p.p.s goes to show that even us experts get things wrong once in a while. The hardest thing about management is not managing, sometimes it’s remembering what to do in the right context at the right time.

E-Mail Made Simple

I was doing some subcontractor management for a defence communications system in England a few years ago. I got to work in an interesting part of the country, and I got to work with lots of smart people. One of the smartest was the project technical lead.

He could seemingly keep a running tally in his head of many details, moving parts, schedule, staff, and cost details – all re-callable at a moment’s notice and as needed. He also had an e-mail in-box that he was quite proud of. It had over 500 unanswered e-mails. He figured that anybody had something important to tell him they would phone him or find him in his office. For him e-mail was just a search-able black box of information. Now I’m not that smart, and maybe I’m also a bit more of control freak when it comes to e-mail (although he was a control freak in other ways).

I can’t stand having any e-mail in my in-box, and I hate wasting time on “doing” e-mail. I don’t believe you can “do” e-mail, but you sure can waste time with it.

There are lots of good blog post, books, podcasts, and web-sites that will give you advice on how to control your e-mail. I’m going to hit the highlights because I believe a one of things an outstanding manager does well is manage themselves. This includes managing their e-mail, and communicating well, which includes answering other’s questions, making decisions, and keeping up on the latest project and company statuses.

Unless you’re an eccentric genius who doesn’t need to be a good team player because he’s near the top of the class system. Then feel free to ignore this advice.

You can tame your e-mail habits, whatever they are, by:

  • Having a process,
  • Having a routine
  • Learning how your e-mail client can auto-magically file things for you
  • Not wasting time with a complicated filing system.

Have a Process

There are lots of different ways to process e-mail. It helps you decide quickly what to do with any particular message, and helps cut through the noise and lets you get to the important stuff.

Pick a process and stick to it. The best one I know is David Allen’s “Getting Things Done”, which goes something like this:

Decide what you need to do with it and do it.

  • If you can deal with it in less than two minutes, do it now. The time, energy, and mental capacity required to track this bit of trivia overwhelms the effort required to just do it now.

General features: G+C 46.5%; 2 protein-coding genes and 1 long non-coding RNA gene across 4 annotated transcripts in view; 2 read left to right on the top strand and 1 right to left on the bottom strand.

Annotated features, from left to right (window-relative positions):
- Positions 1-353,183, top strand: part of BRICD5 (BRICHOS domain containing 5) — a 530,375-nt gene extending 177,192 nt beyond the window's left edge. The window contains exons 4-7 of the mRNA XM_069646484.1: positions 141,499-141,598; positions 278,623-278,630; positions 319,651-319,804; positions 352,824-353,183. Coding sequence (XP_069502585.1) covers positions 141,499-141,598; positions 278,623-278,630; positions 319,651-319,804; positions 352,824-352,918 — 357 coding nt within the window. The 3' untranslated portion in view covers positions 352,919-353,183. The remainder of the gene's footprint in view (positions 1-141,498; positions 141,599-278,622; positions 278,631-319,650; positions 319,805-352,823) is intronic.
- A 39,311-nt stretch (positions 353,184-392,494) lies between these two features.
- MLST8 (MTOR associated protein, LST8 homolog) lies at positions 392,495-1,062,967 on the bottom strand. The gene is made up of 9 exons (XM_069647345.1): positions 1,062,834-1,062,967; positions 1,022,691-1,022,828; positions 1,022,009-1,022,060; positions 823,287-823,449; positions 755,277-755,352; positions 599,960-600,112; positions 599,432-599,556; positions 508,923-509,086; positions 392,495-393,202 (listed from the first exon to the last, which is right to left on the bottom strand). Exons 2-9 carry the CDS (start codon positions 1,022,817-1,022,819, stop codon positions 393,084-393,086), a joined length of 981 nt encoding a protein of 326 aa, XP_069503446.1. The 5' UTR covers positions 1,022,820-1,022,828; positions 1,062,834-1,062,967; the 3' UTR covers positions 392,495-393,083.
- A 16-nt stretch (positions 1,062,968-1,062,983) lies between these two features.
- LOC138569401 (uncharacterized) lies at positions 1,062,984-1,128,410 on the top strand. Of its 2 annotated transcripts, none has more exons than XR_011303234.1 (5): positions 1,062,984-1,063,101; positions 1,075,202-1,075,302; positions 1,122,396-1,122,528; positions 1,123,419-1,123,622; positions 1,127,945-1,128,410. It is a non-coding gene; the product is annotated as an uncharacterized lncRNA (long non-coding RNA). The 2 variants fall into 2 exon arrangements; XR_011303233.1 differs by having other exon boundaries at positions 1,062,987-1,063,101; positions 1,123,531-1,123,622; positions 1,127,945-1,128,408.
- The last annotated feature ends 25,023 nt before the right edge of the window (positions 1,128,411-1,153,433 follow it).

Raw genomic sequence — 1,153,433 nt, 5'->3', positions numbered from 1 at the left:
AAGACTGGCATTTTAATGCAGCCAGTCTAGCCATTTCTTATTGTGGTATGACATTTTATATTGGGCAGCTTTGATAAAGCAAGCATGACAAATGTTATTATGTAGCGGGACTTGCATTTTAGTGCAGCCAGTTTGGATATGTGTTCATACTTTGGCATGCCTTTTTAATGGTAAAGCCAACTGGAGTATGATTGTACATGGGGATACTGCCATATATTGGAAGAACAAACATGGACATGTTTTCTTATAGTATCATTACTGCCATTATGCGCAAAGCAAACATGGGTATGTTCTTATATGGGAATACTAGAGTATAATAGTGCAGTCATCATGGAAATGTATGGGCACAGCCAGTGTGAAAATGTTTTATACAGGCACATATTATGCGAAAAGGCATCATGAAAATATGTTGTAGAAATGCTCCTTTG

• If it’s something that needs to be done on or before a particular date, put it in your calendar.
  • If it will take more than two minutes but not for a specific time, put it on your to-do list.
  • If you need to keep it for reference, file it.
  • If somebody else can or should do it, delegate it (and follow-up, but that’s a different post)
  • If it’s trash, then trash it.

Those are your only six choices. That’s it.

Have a Routine

Process your e-mail at a set time or times every day. Times that you’ve got scheduled in your calendar so you have no excuse. If you’re like me that will keep you from constantly checking your in-box. Or if you’re not like me it will help you block of the time you need to empty your in-box and return all those messages that people actually expect you, the leader, to read and give a thoughtful reply to.

And for the sake of your God or gods, if you haven’t done it already, please please please turn off the notification that makes noise and movement every time you get a new e-mail. Really? How are you going to get any work done with that thing going off all the time? Including your smart phone. Nobody you’re talking too wants to know that you’re thinking about all the e-mails you’re constantly getting. Yes, you’ll live.

Have Your Computer Do the Work

In Outlook and Gmail you can set up automatic filing or filters for incoming e-mail. This means the e-mails from your model railroad club, company newsletter, or Mustang restoration club can get put in the “Later When I Have Five Minutes to Kill At the End of the Day or on the Bus” Folder without you needing to do anything. Except set up the filter the first time.

Conversely you can set up a “Now!” folder, which your e-mail program opens to by default, for message from our boss and wife. Or both. Or either.

It’s amazing how much less intimidating and frustrating an in-box is when it’s not filled with crap, and you can focus on what’s important.

Don’t File – Archive & Forget

Coming up with a complex, complete, and correct filing system for your e-mail is a waste of time. As long as the subject line is sufficiently descriptive you can use the search function to find anything you need. Even then, you can also search in the body of the e-mail.